The former billionaire Sean Quinn is seeking a report by Anglo Irish Bank that suggests the purpose of the colossal loans to the Quinn Group was to support his stake in the bank.
The report, a review of the Quinn Group loans, was prepared for the chairman of the bank, Donal O'Connor.
An early draft of the report said the Quinn loans were to "meet margin calls", but later drafts described the loans as working capital.
The so-called O'Connor report emerged during a separate court case in the Republic which the Anglo Irish Bank is taking against its former head of lending Tom Browne for outstanding loans of €50m (£41.2m).
Anglo, now known as Irish Bank Resolution Corporation (IBRC), is engaged in a massive legal battle with Quinn and his family to recover loans of €2.8bn (£2.3bn).
The purpose of the loans goes to the heart of the Quinn's case.
Anglo said the loans were working capital paid to Quinn companies and to family members.
The Quinn family claimed the loans were advanced illegally, when the share price was falling, to help him fund his losses as the bank's share price collapsed.
The Quinn family won a legal action in March allowing them to accuse the bank of market abuse.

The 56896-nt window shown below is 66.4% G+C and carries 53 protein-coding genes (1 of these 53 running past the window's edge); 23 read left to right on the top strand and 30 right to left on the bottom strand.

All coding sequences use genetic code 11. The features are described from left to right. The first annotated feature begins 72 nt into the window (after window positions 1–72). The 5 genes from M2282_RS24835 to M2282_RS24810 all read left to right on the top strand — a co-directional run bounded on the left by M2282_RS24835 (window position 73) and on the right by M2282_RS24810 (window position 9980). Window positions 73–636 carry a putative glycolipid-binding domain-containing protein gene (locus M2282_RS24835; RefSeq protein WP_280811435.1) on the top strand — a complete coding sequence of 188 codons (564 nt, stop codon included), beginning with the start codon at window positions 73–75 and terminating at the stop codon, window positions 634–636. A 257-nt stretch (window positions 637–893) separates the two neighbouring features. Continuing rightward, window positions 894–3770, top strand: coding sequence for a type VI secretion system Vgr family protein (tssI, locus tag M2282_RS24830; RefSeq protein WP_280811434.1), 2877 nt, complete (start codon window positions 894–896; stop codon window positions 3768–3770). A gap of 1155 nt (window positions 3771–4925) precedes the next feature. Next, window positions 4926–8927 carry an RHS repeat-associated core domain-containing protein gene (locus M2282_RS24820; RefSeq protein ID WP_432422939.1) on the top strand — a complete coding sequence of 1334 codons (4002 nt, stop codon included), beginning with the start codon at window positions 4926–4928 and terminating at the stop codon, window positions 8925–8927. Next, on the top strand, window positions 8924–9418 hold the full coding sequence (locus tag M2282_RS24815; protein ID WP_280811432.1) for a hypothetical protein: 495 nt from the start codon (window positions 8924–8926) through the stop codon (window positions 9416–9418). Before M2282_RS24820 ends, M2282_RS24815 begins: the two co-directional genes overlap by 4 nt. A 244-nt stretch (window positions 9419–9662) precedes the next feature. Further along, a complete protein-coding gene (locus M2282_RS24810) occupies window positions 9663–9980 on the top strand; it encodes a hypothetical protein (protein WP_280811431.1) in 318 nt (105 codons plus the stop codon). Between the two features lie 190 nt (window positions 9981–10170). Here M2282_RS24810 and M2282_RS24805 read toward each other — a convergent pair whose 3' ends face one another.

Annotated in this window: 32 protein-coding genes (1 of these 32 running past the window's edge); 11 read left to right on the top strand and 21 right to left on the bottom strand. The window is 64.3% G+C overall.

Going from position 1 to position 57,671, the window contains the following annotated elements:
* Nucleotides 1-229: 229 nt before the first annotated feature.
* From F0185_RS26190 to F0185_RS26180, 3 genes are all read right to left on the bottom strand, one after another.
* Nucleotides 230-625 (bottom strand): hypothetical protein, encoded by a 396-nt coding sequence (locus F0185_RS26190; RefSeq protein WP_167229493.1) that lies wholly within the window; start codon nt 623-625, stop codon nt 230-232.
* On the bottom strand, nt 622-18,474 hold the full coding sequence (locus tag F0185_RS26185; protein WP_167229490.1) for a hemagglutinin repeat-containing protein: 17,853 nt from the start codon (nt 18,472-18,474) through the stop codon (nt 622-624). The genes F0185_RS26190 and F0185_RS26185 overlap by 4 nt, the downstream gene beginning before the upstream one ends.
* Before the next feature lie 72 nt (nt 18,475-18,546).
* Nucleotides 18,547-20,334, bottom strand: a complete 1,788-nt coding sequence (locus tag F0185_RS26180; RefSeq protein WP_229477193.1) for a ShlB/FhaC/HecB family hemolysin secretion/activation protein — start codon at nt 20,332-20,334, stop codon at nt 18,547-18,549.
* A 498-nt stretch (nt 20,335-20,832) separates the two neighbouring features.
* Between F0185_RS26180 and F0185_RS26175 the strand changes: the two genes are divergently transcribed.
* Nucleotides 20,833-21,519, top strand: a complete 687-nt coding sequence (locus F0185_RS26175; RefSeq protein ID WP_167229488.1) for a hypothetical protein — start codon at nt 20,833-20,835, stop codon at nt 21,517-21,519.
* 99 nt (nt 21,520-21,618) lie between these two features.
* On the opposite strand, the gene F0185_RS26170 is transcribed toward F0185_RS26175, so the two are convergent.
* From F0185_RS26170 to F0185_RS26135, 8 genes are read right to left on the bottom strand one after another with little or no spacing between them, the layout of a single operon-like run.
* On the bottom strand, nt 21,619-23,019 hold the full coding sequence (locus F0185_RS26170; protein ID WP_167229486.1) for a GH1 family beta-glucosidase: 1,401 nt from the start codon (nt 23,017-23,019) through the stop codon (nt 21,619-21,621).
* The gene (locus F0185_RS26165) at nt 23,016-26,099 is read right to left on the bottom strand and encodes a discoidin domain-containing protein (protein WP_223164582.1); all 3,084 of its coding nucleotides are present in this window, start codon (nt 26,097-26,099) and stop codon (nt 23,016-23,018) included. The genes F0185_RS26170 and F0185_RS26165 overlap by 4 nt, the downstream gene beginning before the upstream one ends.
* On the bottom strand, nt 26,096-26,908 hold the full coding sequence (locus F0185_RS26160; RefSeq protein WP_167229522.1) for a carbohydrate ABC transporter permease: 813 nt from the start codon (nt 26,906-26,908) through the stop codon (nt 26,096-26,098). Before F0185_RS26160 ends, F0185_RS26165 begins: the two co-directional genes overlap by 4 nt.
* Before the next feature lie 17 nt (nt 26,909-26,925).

The IBRC is to appeal the Commercial Court's ruling tomorrow.
The bank is also asking the Quinn family to stump up the cost - estimated to be more than €1m (£825,00) - of producing the huge swathe of documents that the family sought from the bank under discovery orders.
The battle is being waged on several fronts.
The Quinns have been accused of conspiring to put their assets beyond the reach of the bank, to avoid repaying some €500m (£412m) held in overseas assets.
The Sunday Independent reported recently that the fallen tycoon is believed to be trawling banks, accountancy firms and state bodies, asking them to disclose what they have about his business dealings on file.
Mr Browne obtained the O'Connor report under discovery in January this year.